For instance, consider an airline’s route. An airway is structured much like a highway, says Hansman. Unless there’s a tornado or blizzard in its path, it’s a fixed and unchanging course with specific traffic limits. Similar to driving from Washington D.C. to New York on I-95 during rush hour, carriers flying the busiest routes at the busiest times are almost guaranteed to fall behind schedule. That’s not to mention the smaller regional jets that crowd the lanes. “Airlines can get around this by setting a schedule that can be achieved on a reliable basis.”
It makes sense, then, that the most on-time carriers fly less-congested routes. Among U.S. airlines, Hawaiian (93 percent) and Aloha Airlines (92.4 percent)—which, between them, fly to a handful of locations scattered between the mainland and Australia—hold the top two slots for annual on-time arrivals, according to the U.S. Department of Transportation’s December 2007 Air Travel Consumer Report. The monthly report looks at nonstop domestic flight operations among the 19 biggest U.S. airlines. Unlike the major carriers, Hawaiian and Aloha aren’t even required to report their data to the DOT; they volunteer it.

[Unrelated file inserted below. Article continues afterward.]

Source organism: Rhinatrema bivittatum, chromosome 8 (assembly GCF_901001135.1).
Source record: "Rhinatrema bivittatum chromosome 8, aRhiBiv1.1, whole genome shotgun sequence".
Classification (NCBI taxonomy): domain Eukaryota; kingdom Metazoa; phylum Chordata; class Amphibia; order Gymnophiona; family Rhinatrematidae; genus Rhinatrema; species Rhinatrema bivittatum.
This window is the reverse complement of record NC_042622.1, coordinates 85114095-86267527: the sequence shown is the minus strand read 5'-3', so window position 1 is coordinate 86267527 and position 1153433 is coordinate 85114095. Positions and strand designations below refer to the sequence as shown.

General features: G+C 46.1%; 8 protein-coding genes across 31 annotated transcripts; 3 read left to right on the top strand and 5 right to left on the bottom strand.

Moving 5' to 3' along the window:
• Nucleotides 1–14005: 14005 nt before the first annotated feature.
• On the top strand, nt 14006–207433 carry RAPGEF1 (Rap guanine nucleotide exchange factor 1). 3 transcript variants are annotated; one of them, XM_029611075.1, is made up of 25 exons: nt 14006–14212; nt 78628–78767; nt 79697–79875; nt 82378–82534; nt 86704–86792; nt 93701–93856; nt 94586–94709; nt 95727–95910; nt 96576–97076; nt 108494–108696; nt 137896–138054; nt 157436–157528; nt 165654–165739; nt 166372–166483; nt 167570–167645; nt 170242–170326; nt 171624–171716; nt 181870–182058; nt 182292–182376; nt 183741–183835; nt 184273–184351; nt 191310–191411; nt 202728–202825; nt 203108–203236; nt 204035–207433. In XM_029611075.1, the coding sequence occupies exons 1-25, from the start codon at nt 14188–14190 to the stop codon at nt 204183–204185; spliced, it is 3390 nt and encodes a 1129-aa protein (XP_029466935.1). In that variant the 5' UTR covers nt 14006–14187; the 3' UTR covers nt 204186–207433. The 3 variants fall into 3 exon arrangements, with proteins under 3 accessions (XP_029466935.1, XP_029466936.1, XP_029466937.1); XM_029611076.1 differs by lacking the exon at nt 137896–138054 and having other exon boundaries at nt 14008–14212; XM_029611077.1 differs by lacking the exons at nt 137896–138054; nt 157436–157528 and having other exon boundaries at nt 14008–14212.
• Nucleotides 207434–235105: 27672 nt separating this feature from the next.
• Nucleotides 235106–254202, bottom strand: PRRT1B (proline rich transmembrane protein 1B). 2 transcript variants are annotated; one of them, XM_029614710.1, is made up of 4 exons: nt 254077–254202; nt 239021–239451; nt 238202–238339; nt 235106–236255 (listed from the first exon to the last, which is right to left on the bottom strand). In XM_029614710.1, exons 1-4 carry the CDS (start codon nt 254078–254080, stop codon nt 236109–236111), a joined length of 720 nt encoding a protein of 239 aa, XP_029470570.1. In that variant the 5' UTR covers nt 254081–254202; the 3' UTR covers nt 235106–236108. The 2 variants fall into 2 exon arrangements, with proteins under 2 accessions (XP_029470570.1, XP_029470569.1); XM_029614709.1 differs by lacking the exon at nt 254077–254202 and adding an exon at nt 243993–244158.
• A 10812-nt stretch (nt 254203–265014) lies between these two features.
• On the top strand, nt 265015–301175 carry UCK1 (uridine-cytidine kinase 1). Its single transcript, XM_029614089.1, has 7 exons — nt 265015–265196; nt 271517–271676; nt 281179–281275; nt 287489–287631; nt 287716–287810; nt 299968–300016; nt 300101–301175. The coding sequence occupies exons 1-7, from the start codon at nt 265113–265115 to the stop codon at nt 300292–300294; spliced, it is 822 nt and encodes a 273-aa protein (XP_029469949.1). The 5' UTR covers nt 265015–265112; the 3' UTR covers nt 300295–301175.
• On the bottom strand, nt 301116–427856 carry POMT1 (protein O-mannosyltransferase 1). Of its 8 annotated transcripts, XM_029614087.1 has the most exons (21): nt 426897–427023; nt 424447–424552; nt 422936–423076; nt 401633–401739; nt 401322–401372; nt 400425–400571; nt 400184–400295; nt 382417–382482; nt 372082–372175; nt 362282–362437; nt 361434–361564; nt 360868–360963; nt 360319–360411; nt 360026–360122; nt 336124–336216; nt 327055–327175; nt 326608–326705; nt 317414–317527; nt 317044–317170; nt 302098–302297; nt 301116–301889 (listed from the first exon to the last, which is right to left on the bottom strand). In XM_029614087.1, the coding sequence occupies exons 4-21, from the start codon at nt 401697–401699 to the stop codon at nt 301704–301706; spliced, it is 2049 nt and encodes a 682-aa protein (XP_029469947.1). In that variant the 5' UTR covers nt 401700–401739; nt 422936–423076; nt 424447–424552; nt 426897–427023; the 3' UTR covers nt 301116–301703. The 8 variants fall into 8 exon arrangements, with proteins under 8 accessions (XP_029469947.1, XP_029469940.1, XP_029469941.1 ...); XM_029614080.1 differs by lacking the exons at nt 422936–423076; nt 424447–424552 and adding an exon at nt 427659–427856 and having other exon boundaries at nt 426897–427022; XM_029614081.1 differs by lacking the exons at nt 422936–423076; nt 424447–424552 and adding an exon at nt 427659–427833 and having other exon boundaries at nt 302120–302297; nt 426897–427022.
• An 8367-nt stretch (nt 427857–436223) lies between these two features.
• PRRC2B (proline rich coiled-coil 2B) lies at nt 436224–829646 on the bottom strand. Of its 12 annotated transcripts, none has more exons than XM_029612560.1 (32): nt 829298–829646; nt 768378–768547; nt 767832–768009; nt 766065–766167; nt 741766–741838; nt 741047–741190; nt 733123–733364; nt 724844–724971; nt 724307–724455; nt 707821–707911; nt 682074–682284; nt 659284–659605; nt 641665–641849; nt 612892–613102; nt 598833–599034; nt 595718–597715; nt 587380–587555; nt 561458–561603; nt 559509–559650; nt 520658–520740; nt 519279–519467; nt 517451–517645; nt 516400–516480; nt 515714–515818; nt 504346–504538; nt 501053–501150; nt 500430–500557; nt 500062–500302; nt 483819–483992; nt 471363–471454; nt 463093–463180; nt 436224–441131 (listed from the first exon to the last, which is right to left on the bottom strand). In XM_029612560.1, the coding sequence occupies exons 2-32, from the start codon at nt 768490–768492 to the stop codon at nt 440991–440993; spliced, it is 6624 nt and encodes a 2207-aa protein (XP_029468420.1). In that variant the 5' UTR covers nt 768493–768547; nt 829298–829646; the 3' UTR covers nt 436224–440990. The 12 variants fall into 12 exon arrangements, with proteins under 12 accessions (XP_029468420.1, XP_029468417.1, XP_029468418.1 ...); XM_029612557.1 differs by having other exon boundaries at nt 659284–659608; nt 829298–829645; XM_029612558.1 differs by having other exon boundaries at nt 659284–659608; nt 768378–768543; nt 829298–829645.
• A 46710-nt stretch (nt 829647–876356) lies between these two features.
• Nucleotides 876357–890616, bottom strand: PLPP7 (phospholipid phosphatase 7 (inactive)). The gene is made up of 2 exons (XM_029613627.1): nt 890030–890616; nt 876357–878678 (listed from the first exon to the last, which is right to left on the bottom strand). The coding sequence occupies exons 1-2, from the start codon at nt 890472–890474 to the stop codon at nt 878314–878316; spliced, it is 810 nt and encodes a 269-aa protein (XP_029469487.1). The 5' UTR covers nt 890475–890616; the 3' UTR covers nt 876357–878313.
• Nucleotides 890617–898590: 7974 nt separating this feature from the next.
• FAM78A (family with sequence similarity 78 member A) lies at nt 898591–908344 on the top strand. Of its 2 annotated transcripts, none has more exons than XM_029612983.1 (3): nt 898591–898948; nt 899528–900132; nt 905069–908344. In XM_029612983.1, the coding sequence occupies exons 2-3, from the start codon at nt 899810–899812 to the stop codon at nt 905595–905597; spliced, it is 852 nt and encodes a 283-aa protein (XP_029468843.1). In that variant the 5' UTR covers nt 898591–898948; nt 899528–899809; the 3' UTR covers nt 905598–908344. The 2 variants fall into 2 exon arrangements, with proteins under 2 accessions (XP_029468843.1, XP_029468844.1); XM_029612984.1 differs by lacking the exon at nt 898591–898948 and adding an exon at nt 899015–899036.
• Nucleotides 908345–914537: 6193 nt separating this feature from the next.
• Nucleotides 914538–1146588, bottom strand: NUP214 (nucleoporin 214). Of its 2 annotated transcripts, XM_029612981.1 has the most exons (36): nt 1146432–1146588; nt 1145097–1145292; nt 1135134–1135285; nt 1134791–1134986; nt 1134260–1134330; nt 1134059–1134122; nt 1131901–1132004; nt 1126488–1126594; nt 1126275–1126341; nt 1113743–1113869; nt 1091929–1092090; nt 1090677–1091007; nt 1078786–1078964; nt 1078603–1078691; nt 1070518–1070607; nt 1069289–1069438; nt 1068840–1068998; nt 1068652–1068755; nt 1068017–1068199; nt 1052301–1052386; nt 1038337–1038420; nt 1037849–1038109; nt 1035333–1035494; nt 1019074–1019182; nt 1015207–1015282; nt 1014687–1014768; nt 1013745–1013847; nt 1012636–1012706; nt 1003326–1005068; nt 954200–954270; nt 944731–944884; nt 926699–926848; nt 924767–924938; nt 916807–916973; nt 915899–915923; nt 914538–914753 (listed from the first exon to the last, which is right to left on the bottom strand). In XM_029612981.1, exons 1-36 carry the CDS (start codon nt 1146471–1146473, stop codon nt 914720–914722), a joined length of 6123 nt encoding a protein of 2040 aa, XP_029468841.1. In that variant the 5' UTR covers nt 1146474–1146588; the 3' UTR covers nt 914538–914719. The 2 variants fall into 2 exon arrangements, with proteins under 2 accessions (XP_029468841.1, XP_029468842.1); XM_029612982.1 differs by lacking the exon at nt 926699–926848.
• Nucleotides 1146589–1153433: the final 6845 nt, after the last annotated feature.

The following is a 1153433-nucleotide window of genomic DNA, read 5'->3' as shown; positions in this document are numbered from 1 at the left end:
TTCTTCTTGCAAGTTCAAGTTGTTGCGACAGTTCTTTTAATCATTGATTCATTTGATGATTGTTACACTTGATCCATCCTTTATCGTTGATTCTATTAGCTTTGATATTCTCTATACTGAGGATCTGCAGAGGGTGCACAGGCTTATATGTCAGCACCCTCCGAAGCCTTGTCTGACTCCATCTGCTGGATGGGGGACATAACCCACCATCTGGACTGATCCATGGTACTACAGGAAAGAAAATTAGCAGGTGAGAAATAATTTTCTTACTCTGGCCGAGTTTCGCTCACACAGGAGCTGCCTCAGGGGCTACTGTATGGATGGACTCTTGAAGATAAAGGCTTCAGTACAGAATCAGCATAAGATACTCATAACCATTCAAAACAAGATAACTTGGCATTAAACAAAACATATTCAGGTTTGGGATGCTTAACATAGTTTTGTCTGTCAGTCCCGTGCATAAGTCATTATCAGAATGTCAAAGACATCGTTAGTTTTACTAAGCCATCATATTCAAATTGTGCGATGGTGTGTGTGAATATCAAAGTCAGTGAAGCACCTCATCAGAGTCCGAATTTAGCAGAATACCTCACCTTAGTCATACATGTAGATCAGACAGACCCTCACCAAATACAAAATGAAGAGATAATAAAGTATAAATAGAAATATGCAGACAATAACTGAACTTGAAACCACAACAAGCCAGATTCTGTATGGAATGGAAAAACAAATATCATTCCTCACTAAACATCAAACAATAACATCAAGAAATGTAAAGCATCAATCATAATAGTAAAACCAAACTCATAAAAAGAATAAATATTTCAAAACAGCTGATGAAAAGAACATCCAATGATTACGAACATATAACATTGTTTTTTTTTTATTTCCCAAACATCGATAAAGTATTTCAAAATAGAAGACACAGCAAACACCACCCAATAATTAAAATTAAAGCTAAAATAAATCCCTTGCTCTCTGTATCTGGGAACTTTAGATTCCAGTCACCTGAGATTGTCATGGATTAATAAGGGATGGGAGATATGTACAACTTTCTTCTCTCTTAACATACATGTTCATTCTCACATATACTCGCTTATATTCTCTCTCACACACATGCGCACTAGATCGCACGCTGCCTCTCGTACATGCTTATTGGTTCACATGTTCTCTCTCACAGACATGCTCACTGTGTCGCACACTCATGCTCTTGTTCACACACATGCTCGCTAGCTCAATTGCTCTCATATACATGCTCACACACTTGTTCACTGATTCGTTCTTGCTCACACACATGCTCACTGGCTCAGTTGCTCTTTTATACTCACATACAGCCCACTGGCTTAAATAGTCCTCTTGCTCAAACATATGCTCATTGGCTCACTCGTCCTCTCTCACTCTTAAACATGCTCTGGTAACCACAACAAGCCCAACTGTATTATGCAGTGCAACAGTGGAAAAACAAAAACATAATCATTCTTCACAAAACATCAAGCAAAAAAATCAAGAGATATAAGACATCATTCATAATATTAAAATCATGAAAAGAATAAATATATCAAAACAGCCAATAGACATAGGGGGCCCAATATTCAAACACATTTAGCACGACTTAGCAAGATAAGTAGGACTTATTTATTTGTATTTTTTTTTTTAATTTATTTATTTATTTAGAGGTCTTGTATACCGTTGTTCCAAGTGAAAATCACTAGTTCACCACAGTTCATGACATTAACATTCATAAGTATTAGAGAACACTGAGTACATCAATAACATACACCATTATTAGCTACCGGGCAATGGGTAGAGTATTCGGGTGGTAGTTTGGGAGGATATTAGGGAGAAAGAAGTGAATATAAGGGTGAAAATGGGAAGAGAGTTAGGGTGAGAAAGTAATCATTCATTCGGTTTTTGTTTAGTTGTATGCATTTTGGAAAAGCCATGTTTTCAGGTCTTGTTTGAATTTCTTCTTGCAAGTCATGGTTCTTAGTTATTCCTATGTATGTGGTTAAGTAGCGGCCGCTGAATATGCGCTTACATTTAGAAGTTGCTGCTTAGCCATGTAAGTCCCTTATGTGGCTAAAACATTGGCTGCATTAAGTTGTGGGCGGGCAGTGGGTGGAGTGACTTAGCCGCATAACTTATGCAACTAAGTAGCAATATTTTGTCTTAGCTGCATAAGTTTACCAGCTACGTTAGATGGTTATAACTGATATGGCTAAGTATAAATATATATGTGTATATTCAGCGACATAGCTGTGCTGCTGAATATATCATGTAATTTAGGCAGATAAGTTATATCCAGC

Among the big U.S. carriers, Southwest recorded 80.4 percent annual on-time arrivals, making it the most punctual of the major fliers (and third behind Hawaiian and Aloha). It also holds the highest percentage of on-time arrivals (82.1 percent) since the DOT began tracking this information in 1987, making it the most on-time U.S. carrier overall.